Overselling Drudge


Slate's generally excellent Jack Shafer today offers an impassioned defense of Matt Drudge's continued importance. Among his claims: 

If you could access only one home page for breaking news and chose or over the Drudge Report, you'd be a blockhead. His newswire-meets-tabloid sense of story—hysterical and playful at the same time—links to both what you need to know and what you want to know, and he updates more frequently than conventional media sites do.

To which I say: hmmmmm.

Let's take a look at the Drudge Report, shall we? The main item right now is a Bloomberg write-up of Obama's meeting with Bush. That subject isn't hyped on, or, or But I'm pretty sure I read about it on a couple of them yesterday, when it was actually fresh.

Here, meanwhile, are Drudge's top headlines:

GM needs federal aid in coming weeks...
Stocks Slump as Earnings Concern Overshadows Stimulus...
Growing credit crisis claims more victims...
STARBUCKS profit drops 97%...
BAILOUT? Fed gives AMERICAN EXPRESS full bank status...
Harvard seeking spending cuts... 

That first story, re: aid for the auto industry, is the top item at right now, though the Times's report suggests Drudge's hed is wrong., in contrast, gives top billing to Citigroup's decision to restructure $20 billion in mortgages--a story that seems to have escaped Drudge's notice. leads with the ongoing struggles of Fannie and Freddie (nowhere on Drudge), but also emphasizes the aforementioned auto-bailout story and a piece on Obama's plans for the war in Afghanistan (again, nowhere on Drudge). As for Starbucks' and Harvard's woes, I learned about them on yesterday evening.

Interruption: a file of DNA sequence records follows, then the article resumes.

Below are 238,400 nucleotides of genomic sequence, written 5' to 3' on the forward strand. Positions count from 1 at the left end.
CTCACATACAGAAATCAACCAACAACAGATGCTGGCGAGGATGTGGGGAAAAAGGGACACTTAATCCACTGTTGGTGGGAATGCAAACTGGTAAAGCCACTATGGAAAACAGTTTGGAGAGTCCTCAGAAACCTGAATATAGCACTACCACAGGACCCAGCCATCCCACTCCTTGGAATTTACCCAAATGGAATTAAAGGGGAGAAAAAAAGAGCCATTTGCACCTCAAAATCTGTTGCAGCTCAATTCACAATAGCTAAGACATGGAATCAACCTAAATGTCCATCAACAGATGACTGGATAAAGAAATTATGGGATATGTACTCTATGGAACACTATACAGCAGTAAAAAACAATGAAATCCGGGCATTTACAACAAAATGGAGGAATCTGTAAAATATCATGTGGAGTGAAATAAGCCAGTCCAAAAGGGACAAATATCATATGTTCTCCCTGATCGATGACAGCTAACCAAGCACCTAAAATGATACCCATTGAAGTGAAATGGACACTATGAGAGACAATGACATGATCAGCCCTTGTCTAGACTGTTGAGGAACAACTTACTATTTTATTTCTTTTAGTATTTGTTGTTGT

Of course, there's always some content you get on Drudge that you won't get anywhere else. Like today's two stories--given prominent play on the top left corner of Drudge's front page--on the dopey Georgia congressman who's currently warning of Obama's coming Marxist dictatorship. Or the "Plans for [a] national holiday honoring Obama" (Drudge's words) which, upon further review, seems to be something a bit less dramatic. And remember: back when that big black guy knifed up a white woman for supporting McCain/Palin, Drudge also had the courage to run with the story when fuddy-duddys like left it alone. Of course, it turned out to be bogus, but whatever. (Shafer acknowledges that Drudge got that one wrong, but his addendum to that acknowledgment--"give [Drudge] credit for correcting the record"--is oddly laconic, given the subject matter.)

Listen, Drudge is worth reading if you want to get a mix of legit headlines, right-wing talking points, and news of the weird. But he shouldn't be anyone's top source for breaking news--partly because he's not as brilliant as some of his fans think, and partly because, as Shafer acknowledges, Drudge almost never breaks his own stories.

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